Jamie Oliver is a British chef and TV presenter who has been leading a campaign in the UK for introducing schoolchildren to healthier foods. In his TED talk Teach Every Child About Food, he addresses the problem of obesity and unhealthy food options offered to children at schools (TED, 2010). He proposes a solution that involves actions from the government and food manufacturers, as well as from every individual family, to reform the food system and fight obesity,
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Jamie Oliver starts his speech with the statistical data on the influence of food on health. He claims that the next generation will live ten years less than the current generation because of the food they consume. Two-thirds of Americans are overweight or obese, and diet-related diseases are the primary cause of death in the United States. Obesity costs 10% of healthcare bills, which amounts to a total of $150 billion a year. Obesity hurts not just people who have it but also their friends and families.
Then Oliver talks about the triangle that represents the landscape of food. The main street, which was some years ago dominated by local producers, has now been taken over by fast food brands that offer processed food. The home, which used to be the heart of food culture, has now given its role to schools where children eat twice a day. The school food system is run by accountants that have no knowledge of healthy food and choose the cheapest option, which is also highly-processed fast food. Children are not aware of what they eat and where this food comes from.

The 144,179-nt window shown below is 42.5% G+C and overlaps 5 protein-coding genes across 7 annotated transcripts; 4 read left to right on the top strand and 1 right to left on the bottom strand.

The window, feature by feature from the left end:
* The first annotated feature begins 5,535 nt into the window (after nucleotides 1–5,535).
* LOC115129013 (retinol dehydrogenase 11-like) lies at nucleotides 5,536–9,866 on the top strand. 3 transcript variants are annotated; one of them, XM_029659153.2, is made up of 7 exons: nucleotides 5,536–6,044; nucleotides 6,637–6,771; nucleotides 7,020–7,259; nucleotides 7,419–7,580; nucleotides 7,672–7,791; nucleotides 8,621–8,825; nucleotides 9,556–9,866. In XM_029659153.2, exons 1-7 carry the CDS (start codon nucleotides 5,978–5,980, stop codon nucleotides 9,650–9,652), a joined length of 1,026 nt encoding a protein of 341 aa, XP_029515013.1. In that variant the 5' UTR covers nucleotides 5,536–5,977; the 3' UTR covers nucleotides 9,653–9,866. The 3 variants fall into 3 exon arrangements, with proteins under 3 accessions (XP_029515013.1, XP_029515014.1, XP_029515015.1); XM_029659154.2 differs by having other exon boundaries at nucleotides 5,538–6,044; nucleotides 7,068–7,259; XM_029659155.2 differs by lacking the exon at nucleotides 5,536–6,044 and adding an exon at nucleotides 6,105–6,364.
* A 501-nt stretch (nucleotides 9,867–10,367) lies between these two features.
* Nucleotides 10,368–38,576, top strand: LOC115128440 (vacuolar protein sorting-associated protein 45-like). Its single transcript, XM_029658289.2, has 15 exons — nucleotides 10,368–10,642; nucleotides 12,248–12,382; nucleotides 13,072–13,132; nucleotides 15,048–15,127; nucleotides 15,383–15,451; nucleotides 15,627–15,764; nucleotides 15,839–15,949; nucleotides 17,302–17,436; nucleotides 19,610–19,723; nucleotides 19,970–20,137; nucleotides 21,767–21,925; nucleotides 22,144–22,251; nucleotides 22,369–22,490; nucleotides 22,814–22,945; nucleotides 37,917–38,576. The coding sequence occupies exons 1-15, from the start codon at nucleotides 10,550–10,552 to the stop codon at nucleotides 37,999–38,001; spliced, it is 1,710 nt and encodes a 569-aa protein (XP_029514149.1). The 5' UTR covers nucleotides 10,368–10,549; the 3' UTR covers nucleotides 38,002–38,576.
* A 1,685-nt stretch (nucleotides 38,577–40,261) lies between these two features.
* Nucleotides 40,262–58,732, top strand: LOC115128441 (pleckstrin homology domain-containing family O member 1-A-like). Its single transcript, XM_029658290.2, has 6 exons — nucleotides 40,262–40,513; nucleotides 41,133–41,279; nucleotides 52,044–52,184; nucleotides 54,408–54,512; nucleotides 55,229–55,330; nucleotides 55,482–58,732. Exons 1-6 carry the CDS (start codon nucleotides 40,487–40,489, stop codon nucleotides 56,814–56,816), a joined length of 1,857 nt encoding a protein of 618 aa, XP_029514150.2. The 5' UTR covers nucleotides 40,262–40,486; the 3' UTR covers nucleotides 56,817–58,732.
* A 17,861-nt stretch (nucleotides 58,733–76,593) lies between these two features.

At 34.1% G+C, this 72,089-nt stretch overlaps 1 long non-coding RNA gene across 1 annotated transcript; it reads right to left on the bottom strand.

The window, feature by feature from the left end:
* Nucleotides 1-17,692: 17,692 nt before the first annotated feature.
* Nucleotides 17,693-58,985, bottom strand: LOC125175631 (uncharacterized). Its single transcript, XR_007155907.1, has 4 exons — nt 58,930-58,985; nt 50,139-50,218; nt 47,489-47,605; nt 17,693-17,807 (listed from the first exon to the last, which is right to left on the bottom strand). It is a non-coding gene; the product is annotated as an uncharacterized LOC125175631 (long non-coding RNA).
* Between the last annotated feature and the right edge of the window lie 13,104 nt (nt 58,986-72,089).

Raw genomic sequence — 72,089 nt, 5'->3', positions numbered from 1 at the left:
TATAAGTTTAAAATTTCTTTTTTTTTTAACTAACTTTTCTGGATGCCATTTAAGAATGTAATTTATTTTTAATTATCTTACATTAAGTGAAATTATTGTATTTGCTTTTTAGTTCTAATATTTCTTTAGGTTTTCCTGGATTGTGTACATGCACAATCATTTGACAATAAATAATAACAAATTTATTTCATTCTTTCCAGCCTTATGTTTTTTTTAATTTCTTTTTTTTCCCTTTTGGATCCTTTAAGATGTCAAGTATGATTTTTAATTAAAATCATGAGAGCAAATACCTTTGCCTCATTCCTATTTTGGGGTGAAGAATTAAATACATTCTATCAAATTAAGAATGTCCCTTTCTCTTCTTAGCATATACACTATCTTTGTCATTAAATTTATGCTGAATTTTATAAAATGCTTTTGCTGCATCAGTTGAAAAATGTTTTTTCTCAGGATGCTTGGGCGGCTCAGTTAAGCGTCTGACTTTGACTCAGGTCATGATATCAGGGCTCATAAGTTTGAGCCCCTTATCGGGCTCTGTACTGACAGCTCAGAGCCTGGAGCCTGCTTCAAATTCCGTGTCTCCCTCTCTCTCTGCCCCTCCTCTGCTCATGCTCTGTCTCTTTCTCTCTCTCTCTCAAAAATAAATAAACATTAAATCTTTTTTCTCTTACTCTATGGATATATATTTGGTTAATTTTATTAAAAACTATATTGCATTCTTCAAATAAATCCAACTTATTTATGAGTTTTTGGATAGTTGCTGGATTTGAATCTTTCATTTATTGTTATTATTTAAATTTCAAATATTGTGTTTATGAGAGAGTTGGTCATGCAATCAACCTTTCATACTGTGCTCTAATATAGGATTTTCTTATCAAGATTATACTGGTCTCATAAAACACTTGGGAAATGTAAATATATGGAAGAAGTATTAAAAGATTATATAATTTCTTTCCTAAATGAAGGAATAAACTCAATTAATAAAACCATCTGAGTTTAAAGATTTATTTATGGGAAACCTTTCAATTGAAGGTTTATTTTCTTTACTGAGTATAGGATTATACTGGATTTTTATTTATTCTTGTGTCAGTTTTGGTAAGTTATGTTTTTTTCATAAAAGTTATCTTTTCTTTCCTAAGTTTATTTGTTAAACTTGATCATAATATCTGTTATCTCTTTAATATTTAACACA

Then Oliver draws examples of food that has been substituted for unhealthier options in the school menu. Regular milk given to kids at school has been replaced with sweetened flavored milk that has as much sugar as fizzy pop. He assumes that someone in the food committee has decided that if milk is sweet, more kids will drink it. But it results in children consuming eight tablespoons of sugar a day just from milk.
Having identified the problem, Jamie Oliver then focuses on the proposed solution. The first step is the introduction of food ambassadors in supermarkets that would help people shop and show them how to cook quick, tasty, seasonal meals. Second, major food brands need to put food education at the heart of their businesses. Third, the government needs to work with fast food chains and the restaurant industry to develop a program aimed to reduce the amount of fat, sugar, and artificial ingredients in their products. Fourth, labeling needs to be redesigned to adequately reflect the composition of food items. Next, children need to be taught about food to be able to make healthy food choices. Finally, the food system in schools needs to be reformed to include properly cooked meals from fresh food from local growers on site.
Jamie Oliver concludes his talk by stressing out the importance of being able to cook. He claims that it is profoundly important that every American child is taught the basics of cooking and leaves the school knowing how to make ten recipes. It is the responsibility of every family to start passing on cooking as a philosophy and understand that every individual effort makes a difference. Jamie Oliver himself has implemented this program in Huntington’s Kitchen, working with schools and communities, and has managed to find local sustainable funding to get every school in that area from junk to fresh food. He encourages the United States to use his experience to create a strong, sustainable movement to educate every child about food, inspire families to cook again, and empower people to fight obesity.
TED. (2010). Teach every child about food / Jamie Oliver [Video]. YouTube.